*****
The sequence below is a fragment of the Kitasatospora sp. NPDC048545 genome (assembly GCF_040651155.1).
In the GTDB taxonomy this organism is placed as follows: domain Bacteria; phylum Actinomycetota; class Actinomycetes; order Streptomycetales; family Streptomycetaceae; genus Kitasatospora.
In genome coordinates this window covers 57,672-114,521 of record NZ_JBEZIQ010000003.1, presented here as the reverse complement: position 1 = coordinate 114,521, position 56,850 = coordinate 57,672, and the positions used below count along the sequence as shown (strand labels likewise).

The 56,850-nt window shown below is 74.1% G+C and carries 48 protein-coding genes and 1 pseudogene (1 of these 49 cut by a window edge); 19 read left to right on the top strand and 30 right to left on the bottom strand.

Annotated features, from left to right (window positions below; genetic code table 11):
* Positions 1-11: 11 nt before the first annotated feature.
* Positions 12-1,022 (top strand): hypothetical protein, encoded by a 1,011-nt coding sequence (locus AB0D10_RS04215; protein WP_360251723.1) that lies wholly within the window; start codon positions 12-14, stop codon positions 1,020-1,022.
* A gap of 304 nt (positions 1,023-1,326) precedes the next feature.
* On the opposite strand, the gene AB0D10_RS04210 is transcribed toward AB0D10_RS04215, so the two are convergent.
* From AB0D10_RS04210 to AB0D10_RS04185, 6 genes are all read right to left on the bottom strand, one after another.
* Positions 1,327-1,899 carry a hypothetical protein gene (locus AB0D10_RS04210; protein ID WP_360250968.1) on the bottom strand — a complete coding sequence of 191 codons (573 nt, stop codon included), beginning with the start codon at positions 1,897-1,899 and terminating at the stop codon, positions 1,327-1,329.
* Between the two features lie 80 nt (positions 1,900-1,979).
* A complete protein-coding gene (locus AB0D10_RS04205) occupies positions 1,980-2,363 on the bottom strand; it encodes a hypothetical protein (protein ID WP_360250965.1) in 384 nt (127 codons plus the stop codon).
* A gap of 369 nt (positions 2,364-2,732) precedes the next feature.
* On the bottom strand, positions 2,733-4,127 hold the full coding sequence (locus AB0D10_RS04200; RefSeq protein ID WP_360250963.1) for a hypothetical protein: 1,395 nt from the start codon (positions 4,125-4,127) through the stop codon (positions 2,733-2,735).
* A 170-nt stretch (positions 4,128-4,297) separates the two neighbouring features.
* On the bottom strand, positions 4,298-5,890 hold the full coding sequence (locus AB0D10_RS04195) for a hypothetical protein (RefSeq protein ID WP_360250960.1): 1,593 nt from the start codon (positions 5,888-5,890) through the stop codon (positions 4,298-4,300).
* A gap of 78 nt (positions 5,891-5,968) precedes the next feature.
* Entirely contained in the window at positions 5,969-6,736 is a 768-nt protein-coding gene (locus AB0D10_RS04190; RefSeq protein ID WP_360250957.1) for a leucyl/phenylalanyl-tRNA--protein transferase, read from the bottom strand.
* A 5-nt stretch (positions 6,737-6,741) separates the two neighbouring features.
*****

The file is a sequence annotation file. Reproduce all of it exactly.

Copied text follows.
The sequence below is a fragment of the Kitasatospora sp. NPDC048545 genome (assembly GCF_040651155.1).
In the GTDB taxonomy this organism is placed as follows: domain Bacteria; phylum Actinomycetota; class Actinomycetes; order Streptomycetales; family Streptomycetaceae; genus Kitasatospora.
In genome coordinates this window covers 57,672-114,521 of record NZ_JBEZIQ010000003.1, presented here as the reverse complement: position 1 = coordinate 114,521, position 56,850 = coordinate 57,672, and the positions used below count along the sequence as shown (strand labels likewise).

The 56,850-nt window shown below is 74.1% G+C and carries 48 protein-coding genes and 1 pseudogene (1 of these 49 cut by a window edge); 19 read left to right on the top strand and 30 right to left on the bottom strand.

Annotated features, from left to right (window positions below; genetic code table 11):
* Positions 1-11: 11 nt before the first annotated feature.
* Positions 12-1,022 (top strand): hypothetical protein, encoded by a 1,011-nt coding sequence (locus AB0D10_RS04215; protein WP_360251723.1) that lies wholly within the window; start codon positions 12-14, stop codon positions 1,020-1,022.
* A gap of 304 nt (positions 1,023-1,326) precedes the next feature.
* On the opposite strand, the gene AB0D10_RS04210 is transcribed toward AB0D10_RS04215, so the two are convergent.
* From AB0D10_RS04210 to AB0D10_RS04185, 6 genes are all read right to left on the bottom strand, one after another.
* Positions 1,327-1,899 carry a hypothetical protein gene (locus AB0D10_RS04210; protein ID WP_360250968.1) on the bottom strand — a complete coding sequence of 191 codons (573 nt, stop codon included), beginning with the start codon at positions 1,897-1,899 and terminating at the stop codon, positions 1,327-1,329.
* Between the two features lie 80 nt (positions 1,900-1,979).
* A complete protein-coding gene (locus AB0D10_RS04205) occupies positions 1,980-2,363 on the bottom strand; it encodes a hypothetical protein (protein ID WP_360250965.1) in 384 nt (127 codons plus the stop codon).
* A gap of 369 nt (positions 2,364-2,732) precedes the next feature.
* On the bottom strand, positions 2,733-4,127 hold the full coding sequence (locus AB0D10_RS04200; RefSeq protein ID WP_360250963.1) for a hypothetical protein: 1,395 nt from the start codon (positions 4,125-4,127) through the stop codon (positions 2,733-2,735).
* A 170-nt stretch (positions 4,128-4,297) separates the two neighbouring features.
* On the bottom strand, positions 4,298-5,890 hold the full coding sequence (locus AB0D10_RS04195) for a hypothetical protein (RefSeq protein ID WP_360250960.1): 1,593 nt from the start codon (positions 5,888-5,890) through the stop codon (positions 4,298-4,300).
* A gap of 78 nt (positions 5,891-5,968) precedes the next feature.
* Entirely contained in the window at positions 5,969-6,736 is a 768-nt protein-coding gene (locus AB0D10_RS04190; RefSeq protein ID WP_360250957.1) for a leucyl/phenylalanyl-tRNA--protein transferase, read from the bottom strand.
* A 5-nt stretch (positions 6,737-6,741) separates the two neighbouring features.